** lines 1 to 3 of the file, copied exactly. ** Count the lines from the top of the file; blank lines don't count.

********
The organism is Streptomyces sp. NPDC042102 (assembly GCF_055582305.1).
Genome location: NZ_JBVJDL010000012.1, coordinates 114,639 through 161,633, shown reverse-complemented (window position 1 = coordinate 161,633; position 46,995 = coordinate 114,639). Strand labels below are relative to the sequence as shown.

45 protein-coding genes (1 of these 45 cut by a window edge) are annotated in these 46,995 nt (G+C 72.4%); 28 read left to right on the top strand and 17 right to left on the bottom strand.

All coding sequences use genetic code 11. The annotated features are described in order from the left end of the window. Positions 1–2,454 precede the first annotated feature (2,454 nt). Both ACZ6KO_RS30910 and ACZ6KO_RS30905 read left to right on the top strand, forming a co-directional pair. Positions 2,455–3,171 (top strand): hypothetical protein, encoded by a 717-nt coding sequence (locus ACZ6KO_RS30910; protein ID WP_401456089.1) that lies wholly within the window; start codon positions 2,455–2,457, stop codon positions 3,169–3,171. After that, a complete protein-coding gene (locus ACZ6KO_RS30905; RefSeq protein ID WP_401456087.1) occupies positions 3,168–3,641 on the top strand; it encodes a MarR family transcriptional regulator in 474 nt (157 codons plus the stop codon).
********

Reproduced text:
The organism is Streptomyces sp. NPDC042102 (assembly GCF_055582305.1).
Genome location: NZ_JBVJDL010000012.1, coordinates 114,639 through 161,633, shown reverse-complemented (window position 1 = coordinate 161,633; position 46,995 = coordinate 114,639). Strand labels below are relative to the sequence as shown.

45 protein-coding genes (1 of these 45 cut by a window edge) are annotated in these 46,995 nt (G+C 72.4%); 28 read left to right on the top strand and 17 right to left on the bottom strand.